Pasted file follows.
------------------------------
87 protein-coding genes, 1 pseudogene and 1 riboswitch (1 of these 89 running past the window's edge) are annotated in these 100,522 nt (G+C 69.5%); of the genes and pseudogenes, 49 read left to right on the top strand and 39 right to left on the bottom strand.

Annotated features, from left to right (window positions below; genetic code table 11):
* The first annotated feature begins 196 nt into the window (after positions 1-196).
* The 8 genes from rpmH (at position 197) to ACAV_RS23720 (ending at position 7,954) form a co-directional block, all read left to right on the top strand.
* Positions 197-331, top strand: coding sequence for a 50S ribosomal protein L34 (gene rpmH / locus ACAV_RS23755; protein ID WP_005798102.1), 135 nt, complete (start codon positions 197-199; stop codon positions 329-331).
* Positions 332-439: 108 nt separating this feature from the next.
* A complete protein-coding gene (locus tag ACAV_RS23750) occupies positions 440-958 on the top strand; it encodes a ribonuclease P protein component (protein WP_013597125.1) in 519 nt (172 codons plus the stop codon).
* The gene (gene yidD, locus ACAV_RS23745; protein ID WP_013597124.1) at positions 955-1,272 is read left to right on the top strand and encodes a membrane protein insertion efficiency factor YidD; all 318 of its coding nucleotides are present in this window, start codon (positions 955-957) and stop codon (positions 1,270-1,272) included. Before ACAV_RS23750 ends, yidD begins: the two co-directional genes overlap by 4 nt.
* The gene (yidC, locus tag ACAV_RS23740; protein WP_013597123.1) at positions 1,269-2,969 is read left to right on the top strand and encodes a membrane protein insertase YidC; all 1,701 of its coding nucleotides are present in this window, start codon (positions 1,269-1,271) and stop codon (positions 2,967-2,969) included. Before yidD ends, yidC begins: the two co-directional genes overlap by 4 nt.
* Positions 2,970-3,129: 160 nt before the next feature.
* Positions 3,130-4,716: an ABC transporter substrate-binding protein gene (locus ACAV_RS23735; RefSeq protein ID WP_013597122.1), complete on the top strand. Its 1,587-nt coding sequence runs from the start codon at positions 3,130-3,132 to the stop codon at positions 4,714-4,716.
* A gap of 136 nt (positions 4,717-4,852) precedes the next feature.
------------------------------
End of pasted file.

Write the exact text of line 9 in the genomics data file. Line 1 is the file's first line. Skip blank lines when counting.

* The gene (yidC, locus tag ACAV_RS23740; protein WP_013597123.1) at positions 1,269-2,969 is read left to right on the top strand and encodes a membrane protein insertase YidC; all 1,701 of its coding nucleotides are present in this window, start codon (positions 1,269-1,271) and stop codon (positions 2,967-2,969) included. Before yidD ends, yidC begins: the two co-directional genes overlap by 4 nt.